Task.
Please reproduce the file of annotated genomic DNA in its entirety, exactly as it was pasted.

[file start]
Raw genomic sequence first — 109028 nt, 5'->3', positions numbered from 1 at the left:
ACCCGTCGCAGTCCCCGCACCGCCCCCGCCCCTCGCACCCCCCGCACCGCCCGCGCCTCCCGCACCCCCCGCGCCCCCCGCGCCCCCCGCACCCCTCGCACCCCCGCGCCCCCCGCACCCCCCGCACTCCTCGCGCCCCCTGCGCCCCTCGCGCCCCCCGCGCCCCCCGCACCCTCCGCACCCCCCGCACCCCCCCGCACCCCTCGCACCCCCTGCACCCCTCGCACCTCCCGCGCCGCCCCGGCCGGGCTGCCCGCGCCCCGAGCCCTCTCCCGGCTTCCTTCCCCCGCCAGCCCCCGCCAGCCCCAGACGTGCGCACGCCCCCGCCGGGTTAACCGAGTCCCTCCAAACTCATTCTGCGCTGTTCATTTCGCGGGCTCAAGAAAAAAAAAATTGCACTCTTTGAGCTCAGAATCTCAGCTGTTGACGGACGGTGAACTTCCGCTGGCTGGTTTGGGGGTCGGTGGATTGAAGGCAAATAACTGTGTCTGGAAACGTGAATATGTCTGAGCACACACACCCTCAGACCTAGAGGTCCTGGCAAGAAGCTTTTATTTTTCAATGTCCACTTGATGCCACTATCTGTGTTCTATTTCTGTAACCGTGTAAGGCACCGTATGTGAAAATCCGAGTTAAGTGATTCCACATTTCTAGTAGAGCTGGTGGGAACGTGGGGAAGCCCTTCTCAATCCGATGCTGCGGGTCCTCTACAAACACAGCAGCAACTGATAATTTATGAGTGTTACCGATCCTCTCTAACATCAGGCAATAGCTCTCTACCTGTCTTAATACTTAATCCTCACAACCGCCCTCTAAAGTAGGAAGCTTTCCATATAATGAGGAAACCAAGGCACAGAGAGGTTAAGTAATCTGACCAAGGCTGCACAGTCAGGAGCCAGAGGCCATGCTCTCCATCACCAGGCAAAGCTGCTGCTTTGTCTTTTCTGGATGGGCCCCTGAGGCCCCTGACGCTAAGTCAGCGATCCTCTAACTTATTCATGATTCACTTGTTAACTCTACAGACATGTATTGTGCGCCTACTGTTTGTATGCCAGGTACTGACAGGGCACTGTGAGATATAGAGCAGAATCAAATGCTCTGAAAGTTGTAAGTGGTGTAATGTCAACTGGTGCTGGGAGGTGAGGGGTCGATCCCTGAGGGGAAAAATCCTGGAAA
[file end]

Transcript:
Raw genomic sequence first — 109028 nt, 5'->3', positions numbered from 1 at the left:
ACCCGTCGCAGTCCCCGCACCGCCCCCGCCCCTCGCACCCCCCGCACCGCCCGCGCCTCCCGCACCCCCCGCGCCCCCCGCGCCCCCCGCACCCCTCGCACCCCCGCGCCCCCCGCACCCCCCGCACTCCTCGCGCCCCCTGCGCCCCTCGCGCCCCCCGCGCCCCCCGCACCCTCCGCACCCCCCGCACCCCCCCGCACCCCTCGCACCCCCTGCACCCCTCGCACCTCCCGCGCCGCCCCGGCCGGGCTGCCCGCGCCCCGAGCCCTCTCCCGGCTTCCTTCCCCCGCCAGCCCCCGCCAGCCCCAGACGTGCGCACGCCCCCGCCGGGTTAACCGAGTCCCTCCAAACTCATTCTGCGCTGTTCATTTCGCGGGCTCAAGAAAAAAAAAATTGCACTCTTTGAGCTCAGAATCTCAGCTGTTGACGGACGGTGAACTTCCGCTGGCTGGTTTGGGGGTCGGTGGATTGAAGGCAAATAACTGTGTCTGGAAACGTGAATATGTCTGAGCACACACACCCTCAGACCTAGAGGTCCTGGCAAGAAGCTTTTATTTTTCAATGTCCACTTGATGCCACTATCTGTGTTCTATTTCTGTAACCGTGTAAGGCACCGTATGTGAAAATCCGAGTTAAGTGATTCCACATTTCTAGTAGAGCTGGTGGGAACGTGGGGAAGCCCTTCTCAATCCGATGCTGCGGGTCCTCTACAAACACAGCAGCAACTGATAATTTATGAGTGTTACCGATCCTCTCTAACATCAGGCAATAGCTCTCTACCTGTCTTAATACTTAATCCTCACAACCGCCCTCTAAAGTAGGAAGCTTTCCATATAATGAGGAAACCAAGGCACAGAGAGGTTAAGTAATCTGACCAAGGCTGCACAGTCAGGAGCCAGAGGCCATGCTCTCCATCACCAGGCAAAGCTGCTGCTTTGTCTTTTCTGGATGGGCCCCTGAGGCCCCTGACGCTAAGTCAGCGATCCTCTAACTTATTCATGATTCACTTGTTAACTCTACAGACATGTATTGTGCGCCTACTGTTTGTATGCCAGGTACTGACAGGGCACTGTGAGATATAGAGCAGAATCAAATGCTCTGAAAGTTGTAAGTGGTGTAATGTCAACTGGTGCTGGGAGGTGAGGGGTCGATCCCTGAGGGGAAAAATCCTGGAAA